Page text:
An arial view of the encampment being built. Three tiny homes and several tents stand together on a plot of land. Around them, wood pallets sit where new tiny homes will be built.
The Village’s first community is built at Marcus Garvey Park. At its peak, it housed 16. (Courtesy of Needa Bee)
 Founder Anita de Asis Miralle describes how the unhoused organizers got their start.

 In January 2016, me and my daughter started feeding our unhoused neighbors in the streets. Little did we know that simple sharing would evolve into a crew of 70 people called Feed The People. Who knew that Feed The People would transform into a movement called The Village, which fights to decriminalize homelessness, builds emergency shelters, asserts that housing is a human right, and joins the call for another model of urban development that does not displace lifelong residents of The Town. 

Little did my daughter and I know that we soon would be homeless too, victims of an illegal eviction and unable to afford housing in The New Oakland.

We are not the only ones. For the past year, every first of the month there is an exodus of Oakland natives and pre-gentrification working class and poor residents who lose their housing and leave Oakland. Some of us like myself choose to stay, survive and thrive without a stable home or shelter, and fight for The Town that is disappearing in front of our eyes. 

This is how The Village got its start. But our eviction from Marcus Garvey Park February 2, 2017 created a powerful movement that affected change on many levels. We educated unhoused folks about their rights, and pushed housed folks to show up as allies. We sparked the creation of the Homeless Advocacy Working Group. We pushed the city to finally address the housing crisis with a plan and a budget. We lit a fire under the city to reinstate a shelter crisis in Oakland, and got city council to pass a comprehensive resolution to build immediate emergency and permanent housing.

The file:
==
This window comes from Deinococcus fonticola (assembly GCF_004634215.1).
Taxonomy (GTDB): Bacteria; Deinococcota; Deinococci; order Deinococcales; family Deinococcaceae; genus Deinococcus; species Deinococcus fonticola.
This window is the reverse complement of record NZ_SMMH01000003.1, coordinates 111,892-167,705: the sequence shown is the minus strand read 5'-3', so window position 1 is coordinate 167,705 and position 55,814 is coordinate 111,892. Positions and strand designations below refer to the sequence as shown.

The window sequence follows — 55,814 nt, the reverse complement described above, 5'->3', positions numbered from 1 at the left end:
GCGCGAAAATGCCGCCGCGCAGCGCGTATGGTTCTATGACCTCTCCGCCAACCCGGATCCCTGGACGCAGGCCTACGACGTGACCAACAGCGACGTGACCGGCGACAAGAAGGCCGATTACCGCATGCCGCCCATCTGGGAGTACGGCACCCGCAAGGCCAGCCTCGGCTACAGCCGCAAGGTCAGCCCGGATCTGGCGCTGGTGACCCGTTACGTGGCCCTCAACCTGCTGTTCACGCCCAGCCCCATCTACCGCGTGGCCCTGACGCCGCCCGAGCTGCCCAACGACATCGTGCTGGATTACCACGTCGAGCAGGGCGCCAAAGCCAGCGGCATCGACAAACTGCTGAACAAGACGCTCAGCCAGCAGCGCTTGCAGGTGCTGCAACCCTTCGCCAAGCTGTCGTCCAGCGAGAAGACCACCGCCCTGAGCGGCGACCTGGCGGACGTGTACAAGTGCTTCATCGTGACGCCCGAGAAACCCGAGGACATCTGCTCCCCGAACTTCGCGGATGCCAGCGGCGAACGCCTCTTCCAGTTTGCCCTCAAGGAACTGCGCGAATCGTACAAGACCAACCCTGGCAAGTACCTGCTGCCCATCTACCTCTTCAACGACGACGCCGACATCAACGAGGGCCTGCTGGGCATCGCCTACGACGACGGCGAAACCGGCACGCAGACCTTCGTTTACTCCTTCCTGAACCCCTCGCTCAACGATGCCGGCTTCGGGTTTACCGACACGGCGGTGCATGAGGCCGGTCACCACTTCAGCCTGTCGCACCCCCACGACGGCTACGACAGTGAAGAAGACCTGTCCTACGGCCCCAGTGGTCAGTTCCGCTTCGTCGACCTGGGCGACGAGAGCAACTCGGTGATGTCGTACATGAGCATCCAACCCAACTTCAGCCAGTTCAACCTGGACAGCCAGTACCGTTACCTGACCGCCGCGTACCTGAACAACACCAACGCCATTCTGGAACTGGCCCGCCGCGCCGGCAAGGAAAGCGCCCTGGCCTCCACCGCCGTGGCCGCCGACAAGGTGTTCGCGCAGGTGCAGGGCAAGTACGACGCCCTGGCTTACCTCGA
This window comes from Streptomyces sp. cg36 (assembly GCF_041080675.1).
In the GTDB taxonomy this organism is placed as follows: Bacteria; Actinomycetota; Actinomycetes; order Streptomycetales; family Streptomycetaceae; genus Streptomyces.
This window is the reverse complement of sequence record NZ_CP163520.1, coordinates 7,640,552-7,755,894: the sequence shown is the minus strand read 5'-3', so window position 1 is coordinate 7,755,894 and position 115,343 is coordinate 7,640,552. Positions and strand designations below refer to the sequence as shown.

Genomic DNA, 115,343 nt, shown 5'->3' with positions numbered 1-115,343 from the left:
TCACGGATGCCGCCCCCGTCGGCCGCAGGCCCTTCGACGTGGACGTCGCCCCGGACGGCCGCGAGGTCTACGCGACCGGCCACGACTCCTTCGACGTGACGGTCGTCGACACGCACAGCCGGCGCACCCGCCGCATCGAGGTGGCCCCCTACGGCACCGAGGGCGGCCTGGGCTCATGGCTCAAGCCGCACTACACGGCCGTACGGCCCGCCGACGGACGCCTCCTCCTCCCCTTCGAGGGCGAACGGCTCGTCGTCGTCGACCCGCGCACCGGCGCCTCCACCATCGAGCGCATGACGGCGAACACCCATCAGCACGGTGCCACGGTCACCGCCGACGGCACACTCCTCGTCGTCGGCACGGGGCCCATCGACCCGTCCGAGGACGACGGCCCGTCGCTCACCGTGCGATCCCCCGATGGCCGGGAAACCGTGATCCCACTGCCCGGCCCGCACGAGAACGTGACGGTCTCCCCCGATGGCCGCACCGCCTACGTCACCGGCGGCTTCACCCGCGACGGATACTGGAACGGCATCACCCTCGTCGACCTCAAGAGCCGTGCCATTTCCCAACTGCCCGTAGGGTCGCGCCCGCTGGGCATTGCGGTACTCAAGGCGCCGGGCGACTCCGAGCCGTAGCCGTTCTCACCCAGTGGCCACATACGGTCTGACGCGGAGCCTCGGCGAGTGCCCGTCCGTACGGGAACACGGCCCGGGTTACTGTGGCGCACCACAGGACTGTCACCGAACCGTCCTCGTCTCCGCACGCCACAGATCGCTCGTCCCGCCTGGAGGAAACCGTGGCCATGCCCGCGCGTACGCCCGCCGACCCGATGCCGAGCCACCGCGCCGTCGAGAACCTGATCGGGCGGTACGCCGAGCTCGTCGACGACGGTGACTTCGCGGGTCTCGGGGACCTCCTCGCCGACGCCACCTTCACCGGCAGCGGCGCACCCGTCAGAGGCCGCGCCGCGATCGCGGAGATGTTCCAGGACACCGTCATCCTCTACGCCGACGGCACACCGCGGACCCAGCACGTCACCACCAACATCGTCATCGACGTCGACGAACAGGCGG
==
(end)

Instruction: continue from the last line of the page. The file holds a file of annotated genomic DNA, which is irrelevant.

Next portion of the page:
The council identified a minimum of two public parcels from all seven districts in Oakland as sites for The Village and similar organizations to create community led solutions to the crisis. The city council unanimously passed a resolution to lease The Village a parcel of public land for $1 a year to build a pilot program of a community based response to this crisis. We obtained a plot of land where unhoused people set up tents and built a community.

It all sounds amazing. But what happened in practice? 

The shelter crisis declaration is about to be up for reinstatement and zero units of permanent housing have been built. Mayor Schaaf’s $8.6 million “Emergency Fund for Homeless Services” released the end of 2018 includes zero units of permanent housing. In fact over the next five to seven years, more than 50,000 units of market rate and above market rate housing are scheduled to be built in Oakland. During the same units of “affordable” units are being built, which will include less than 300 units of housing that will be 30 percent below the market rate. 

As for the city council’s comprehensive resolution—the city administration ignored it and spent thousands of the city’s homeless fund and millions of private dollars on an idea not even in the city council’s plan: the Tuff Sheds. A toxic, ill-planned, repressive experiment that does not use best dignified practices for the crisis, or for progress forward. Meanwhile, the solutions to the crisis practiced by unhoused folks—resourcefulness, ingenuity, and mutual support—are criminalized, ignored, and even destroyed.

A public works employee on a tractor-like machine crushes wooden pallets and destroys the encampment.
City workers sweep the encampment at Grove Shafter Park. (Courtesy of Needa Bee)

In October 2017, the city granted our group a parcel of land to build a community, on E12th Street and 23rd Avenue, sometimes known as The Village, or Two Three Hunid Tent City Village. But our community was quickly compromised. Without talking to us, city administrators instructed police to herd the residents of six neighboring encampments onto the parcel. Many residents of the E12th Street encampment had tensions with these new residents, and should not have been forced to live with each other. Throughout the year, we also heard reports of police picking up individual unhoused folks, taking them to the E12th Street parcel, and threatening them with arrest if they attempted to leave. 

The result was disastrous. The level of violence, harm, trauma, and pain caused was out of control. Murders, rapes, robberies, and assaults were common. Neighborhood predators preyed on the women and elderly on the parcel. The land was overpopulated with people living on top of each other which created the conditions for dozens of fires. HIV and a medicine resistant strain of gonorrhea reached epidemic levels. Add to that inadequate and inconsistent trash and sanitation services for the 80-100 people that eventually called E12 their home. The vision we were intending to manifest was never allowed to take seed there. But we continued to advocate for the residents in city hall, be first responders to fires and fights, did trash pick up, and coordinated a meal and produce deliveries.